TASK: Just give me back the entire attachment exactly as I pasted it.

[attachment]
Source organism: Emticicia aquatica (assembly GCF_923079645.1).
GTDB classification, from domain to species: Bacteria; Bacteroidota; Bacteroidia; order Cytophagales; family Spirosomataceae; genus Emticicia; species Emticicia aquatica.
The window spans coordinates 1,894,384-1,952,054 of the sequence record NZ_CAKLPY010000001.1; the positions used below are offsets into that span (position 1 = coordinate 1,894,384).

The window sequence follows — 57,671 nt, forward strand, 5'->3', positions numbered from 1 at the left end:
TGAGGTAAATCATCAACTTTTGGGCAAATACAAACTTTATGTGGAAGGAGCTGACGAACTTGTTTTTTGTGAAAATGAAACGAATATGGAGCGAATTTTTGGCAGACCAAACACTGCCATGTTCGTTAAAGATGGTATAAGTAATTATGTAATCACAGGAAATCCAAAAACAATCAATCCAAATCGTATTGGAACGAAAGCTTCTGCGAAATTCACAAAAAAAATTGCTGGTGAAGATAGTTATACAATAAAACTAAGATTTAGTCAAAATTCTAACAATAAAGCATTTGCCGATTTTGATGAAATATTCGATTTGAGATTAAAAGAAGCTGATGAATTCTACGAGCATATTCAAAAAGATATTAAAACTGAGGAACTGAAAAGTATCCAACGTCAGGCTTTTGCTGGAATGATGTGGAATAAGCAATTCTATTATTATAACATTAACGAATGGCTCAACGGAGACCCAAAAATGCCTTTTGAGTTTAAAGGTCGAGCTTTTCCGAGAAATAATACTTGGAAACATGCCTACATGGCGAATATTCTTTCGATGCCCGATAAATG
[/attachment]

Source organism: Emticicia aquatica (assembly GCF_923079645.1).
GTDB classification, from domain to species: Bacteria; Bacteroidota; Bacteroidia; order Cytophagales; family Spirosomataceae; genus Emticicia; species Emticicia aquatica.
The window spans coordinates 1,894,384-1,952,054 of the sequence record NZ_CAKLPY010000001.1; the positions used below are offsets into that span (position 1 = coordinate 1,894,384).

The window sequence follows — 57,671 nt, forward strand, 5'->3', positions numbered from 1 at the left end:
TGAGGTAAATCATCAACTTTTGGGCAAATACAAACTTTATGTGGAAGGAGCTGACGAACTTGTTTTTTGTGAAAATGAAACGAATATGGAGCGAATTTTTGGCAGACCAAACACTGCCATGTTCGTTAAAGATGGTATAAGTAATTATGTAATCACAGGAAATCCAAAAACAATCAATCCAAATCGTATTGGAACGAAAGCTTCTGCGAAATTCACAAAAAAAATTGCTGGTGAAGATAGTTATACAATAAAACTAAGATTTAGTCAAAATTCTAACAATAAAGCATTTGCCGATTTTGATGAAATATTCGATTTGAGATTAAAAGAAGCTGATGAATTCTACGAGCATATTCAAAAAGATATTAAAACTGAGGAACTGAAAAGTATCCAACGTCAGGCTTTTGCTGGAATGATGTGGAATAAGCAATTCTATTATTATAACATTAACGAATGGCTCAACGGAGACCCAAAAATGCCTTTTGAGTTTAAAGGTCGAGCTTTTCCGAGAAATAATACTTGGAAACATGCCTACATGGCGAATATTCTTTCGATGCCCGATAAATG